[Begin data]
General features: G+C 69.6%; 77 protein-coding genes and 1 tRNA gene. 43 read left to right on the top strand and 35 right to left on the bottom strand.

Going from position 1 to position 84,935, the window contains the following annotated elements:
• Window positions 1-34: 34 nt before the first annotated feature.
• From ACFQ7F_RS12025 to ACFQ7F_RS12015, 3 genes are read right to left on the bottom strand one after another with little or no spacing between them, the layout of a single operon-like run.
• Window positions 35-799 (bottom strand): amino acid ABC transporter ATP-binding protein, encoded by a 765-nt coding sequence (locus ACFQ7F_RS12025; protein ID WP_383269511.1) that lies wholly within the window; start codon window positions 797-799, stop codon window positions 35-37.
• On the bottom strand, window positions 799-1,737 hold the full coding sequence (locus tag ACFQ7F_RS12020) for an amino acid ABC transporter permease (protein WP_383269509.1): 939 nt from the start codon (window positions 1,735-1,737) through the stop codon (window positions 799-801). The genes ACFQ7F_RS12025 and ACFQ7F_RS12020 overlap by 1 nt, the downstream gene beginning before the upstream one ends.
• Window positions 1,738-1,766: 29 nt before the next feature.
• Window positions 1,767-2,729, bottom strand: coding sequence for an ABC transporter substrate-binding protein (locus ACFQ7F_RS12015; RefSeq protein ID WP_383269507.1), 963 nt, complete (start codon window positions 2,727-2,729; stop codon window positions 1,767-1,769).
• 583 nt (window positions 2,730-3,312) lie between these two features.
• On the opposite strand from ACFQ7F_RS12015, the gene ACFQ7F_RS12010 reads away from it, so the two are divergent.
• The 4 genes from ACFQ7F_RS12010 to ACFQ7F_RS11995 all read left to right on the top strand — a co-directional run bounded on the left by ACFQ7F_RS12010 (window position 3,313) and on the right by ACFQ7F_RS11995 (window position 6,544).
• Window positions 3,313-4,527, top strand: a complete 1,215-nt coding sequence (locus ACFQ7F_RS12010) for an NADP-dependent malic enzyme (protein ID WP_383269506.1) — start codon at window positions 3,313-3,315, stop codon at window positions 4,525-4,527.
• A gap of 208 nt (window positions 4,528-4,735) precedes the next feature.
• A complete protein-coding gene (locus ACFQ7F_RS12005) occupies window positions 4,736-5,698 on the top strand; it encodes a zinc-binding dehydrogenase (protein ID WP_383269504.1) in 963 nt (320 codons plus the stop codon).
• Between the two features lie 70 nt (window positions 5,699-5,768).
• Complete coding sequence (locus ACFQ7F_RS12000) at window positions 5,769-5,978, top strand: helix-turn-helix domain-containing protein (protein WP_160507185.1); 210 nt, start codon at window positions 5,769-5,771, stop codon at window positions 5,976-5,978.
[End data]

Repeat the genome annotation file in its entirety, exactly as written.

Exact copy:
General features: G+C 69.6%; 77 protein-coding genes and 1 tRNA gene. 43 read left to right on the top strand and 35 right to left on the bottom strand.

Going from position 1 to position 84,935, the window contains the following annotated elements:
• Window positions 1-34: 34 nt before the first annotated feature.
• From ACFQ7F_RS12025 to ACFQ7F_RS12015, 3 genes are read right to left on the bottom strand one after another with little or no spacing between them, the layout of a single operon-like run.
• Window positions 35-799 (bottom strand): amino acid ABC transporter ATP-binding protein, encoded by a 765-nt coding sequence (locus ACFQ7F_RS12025; protein ID WP_383269511.1) that lies wholly within the window; start codon window positions 797-799, stop codon window positions 35-37.
• On the bottom strand, window positions 799-1,737 hold the full coding sequence (locus tag ACFQ7F_RS12020) for an amino acid ABC transporter permease (protein WP_383269509.1): 939 nt from the start codon (window positions 1,735-1,737) through the stop codon (window positions 799-801). The genes ACFQ7F_RS12025 and ACFQ7F_RS12020 overlap by 1 nt, the downstream gene beginning before the upstream one ends.
• Window positions 1,738-1,766: 29 nt before the next feature.
• Window positions 1,767-2,729, bottom strand: coding sequence for an ABC transporter substrate-binding protein (locus ACFQ7F_RS12015; RefSeq protein ID WP_383269507.1), 963 nt, complete (start codon window positions 2,727-2,729; stop codon window positions 1,767-1,769).
• 583 nt (window positions 2,730-3,312) lie between these two features.
• On the opposite strand from ACFQ7F_RS12015, the gene ACFQ7F_RS12010 reads away from it, so the two are divergent.
• The 4 genes from ACFQ7F_RS12010 to ACFQ7F_RS11995 all read left to right on the top strand — a co-directional run bounded on the left by ACFQ7F_RS12010 (window position 3,313) and on the right by ACFQ7F_RS11995 (window position 6,544).
• Window positions 3,313-4,527, top strand: a complete 1,215-nt coding sequence (locus ACFQ7F_RS12010) for an NADP-dependent malic enzyme (protein ID WP_383269506.1) — start codon at window positions 3,313-3,315, stop codon at window positions 4,525-4,527.
• A gap of 208 nt (window positions 4,528-4,735) precedes the next feature.
• A complete protein-coding gene (locus ACFQ7F_RS12005) occupies window positions 4,736-5,698 on the top strand; it encodes a zinc-binding dehydrogenase (protein ID WP_383269504.1) in 963 nt (320 codons plus the stop codon).
• Between the two features lie 70 nt (window positions 5,699-5,768).
• Complete coding sequence (locus ACFQ7F_RS12000) at window positions 5,769-5,978, top strand: helix-turn-helix domain-containing protein (protein WP_160507185.1); 210 nt, start codon at window positions 5,769-5,771, stop codon at window positions 5,976-5,978.